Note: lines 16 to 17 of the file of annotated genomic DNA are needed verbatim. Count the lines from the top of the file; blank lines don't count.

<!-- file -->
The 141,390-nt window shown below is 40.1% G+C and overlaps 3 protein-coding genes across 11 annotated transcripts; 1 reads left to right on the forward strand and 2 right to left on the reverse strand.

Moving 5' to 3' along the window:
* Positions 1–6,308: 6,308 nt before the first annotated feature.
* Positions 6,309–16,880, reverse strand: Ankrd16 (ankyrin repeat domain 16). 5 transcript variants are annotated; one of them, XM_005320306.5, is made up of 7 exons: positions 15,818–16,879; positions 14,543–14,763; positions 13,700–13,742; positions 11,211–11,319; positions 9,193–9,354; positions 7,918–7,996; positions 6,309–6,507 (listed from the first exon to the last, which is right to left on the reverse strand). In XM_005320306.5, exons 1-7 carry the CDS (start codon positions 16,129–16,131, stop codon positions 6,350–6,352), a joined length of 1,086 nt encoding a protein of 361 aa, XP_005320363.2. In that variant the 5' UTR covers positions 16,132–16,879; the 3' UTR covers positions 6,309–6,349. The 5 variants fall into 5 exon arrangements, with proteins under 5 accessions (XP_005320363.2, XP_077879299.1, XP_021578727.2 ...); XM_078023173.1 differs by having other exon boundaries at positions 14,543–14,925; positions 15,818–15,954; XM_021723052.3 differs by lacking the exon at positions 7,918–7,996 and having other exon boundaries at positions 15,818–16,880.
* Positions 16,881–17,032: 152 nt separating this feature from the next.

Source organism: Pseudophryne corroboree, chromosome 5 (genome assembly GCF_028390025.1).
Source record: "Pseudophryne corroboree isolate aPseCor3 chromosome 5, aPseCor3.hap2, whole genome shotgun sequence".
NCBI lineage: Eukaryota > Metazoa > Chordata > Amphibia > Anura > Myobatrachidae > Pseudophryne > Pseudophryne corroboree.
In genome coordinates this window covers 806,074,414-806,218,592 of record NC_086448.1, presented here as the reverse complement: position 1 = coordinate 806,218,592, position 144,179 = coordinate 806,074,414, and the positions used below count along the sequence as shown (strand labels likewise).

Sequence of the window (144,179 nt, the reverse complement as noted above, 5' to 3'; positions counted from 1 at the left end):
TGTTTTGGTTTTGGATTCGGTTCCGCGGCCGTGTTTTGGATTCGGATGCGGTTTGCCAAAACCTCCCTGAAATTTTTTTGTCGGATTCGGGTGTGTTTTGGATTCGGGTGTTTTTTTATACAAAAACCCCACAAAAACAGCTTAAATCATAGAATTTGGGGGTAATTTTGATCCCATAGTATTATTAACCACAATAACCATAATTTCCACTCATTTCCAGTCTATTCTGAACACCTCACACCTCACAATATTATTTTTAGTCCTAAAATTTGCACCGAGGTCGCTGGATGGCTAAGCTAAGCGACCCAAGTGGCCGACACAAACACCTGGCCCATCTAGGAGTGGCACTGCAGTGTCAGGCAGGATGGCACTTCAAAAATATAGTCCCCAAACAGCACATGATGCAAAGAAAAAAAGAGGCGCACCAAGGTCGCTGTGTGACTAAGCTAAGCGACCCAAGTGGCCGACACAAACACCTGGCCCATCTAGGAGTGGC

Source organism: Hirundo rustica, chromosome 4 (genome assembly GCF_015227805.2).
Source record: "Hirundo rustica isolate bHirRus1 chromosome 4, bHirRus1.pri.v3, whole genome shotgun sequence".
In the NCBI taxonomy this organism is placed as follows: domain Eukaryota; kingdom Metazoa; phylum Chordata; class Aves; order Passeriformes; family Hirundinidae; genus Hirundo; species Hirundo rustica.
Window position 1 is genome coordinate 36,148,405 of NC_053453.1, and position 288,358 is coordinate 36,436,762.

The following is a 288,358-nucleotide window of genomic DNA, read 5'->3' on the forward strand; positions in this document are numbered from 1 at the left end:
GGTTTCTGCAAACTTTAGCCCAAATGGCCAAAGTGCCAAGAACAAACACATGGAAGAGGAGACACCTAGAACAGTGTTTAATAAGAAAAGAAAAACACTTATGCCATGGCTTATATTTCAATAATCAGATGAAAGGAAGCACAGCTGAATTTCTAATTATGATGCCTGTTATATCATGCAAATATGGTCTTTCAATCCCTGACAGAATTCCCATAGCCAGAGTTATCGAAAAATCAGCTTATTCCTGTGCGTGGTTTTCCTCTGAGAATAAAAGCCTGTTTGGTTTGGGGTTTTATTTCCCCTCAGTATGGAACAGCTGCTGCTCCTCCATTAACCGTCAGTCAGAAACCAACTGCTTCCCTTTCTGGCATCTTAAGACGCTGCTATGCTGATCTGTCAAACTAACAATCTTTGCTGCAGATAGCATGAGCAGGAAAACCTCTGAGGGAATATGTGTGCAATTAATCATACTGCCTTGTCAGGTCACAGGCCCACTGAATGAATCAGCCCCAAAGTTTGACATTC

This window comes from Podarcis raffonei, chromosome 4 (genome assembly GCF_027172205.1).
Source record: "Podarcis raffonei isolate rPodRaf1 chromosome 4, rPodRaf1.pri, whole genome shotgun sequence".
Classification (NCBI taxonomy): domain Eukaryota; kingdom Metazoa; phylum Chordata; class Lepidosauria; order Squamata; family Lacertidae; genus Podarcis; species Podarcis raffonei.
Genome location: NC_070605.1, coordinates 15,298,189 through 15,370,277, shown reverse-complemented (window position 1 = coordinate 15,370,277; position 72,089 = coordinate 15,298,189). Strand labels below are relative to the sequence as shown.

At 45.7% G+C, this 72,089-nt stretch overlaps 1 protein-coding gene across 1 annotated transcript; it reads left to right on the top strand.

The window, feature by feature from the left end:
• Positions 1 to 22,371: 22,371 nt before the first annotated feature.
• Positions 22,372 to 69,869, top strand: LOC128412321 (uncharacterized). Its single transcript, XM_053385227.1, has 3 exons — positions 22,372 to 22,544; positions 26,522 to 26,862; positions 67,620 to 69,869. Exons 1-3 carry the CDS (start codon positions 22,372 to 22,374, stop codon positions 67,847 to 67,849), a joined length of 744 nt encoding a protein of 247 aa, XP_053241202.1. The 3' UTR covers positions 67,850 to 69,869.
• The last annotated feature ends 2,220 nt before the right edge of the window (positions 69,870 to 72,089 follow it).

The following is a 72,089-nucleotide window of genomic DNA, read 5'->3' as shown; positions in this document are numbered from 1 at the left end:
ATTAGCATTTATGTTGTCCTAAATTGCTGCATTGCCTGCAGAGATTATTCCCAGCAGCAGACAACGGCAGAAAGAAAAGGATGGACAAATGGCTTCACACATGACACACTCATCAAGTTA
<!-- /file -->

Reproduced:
The following is a 288,358-nucleotide window of genomic DNA, read 5'->3' on the forward strand; positions in this document are numbered from 1 at the left end:
GGTTTCTGCAAACTTTAGCCCAAATGGCCAAAGTGCCAAGAACAAACACATGGAAGAGGAGACACCTAGAACAGTGTTTAATAAGAAAAGAAAAACACTTATGCCATGGCTTATATTTCAATAATCAGATGAAAGGAAGCACAGCTGAATTTCTAATTATGATGCCTGTTATATCATGCAAATATGGTCTTTCAATCCCTGACAGAATTCCCATAGCCAGAGTTATCGAAAAATCAGCTTATTCCTGTGCGTGGTTTTCCTCTGAGAATAAAAGCCTGTTTGGTTTGGGGTTTTATTTCCCCTCAGTATGGAACAGCTGCTGCTCCTCCATTAACCGTCAGTCAGAAACCAACTGCTTCCCTTTCTGGCATCTTAAGACGCTGCTATGCTGATCTGTCAAACTAACAATCTTTGCTGCAGATAGCATGAGCAGGAAAACCTCTGAGGGAATATGTGTGCAATTAATCATACTGCCTTGTCAGGTCACAGGCCCACTGAATGAATCAGCCCCAAAGTTTGACATTC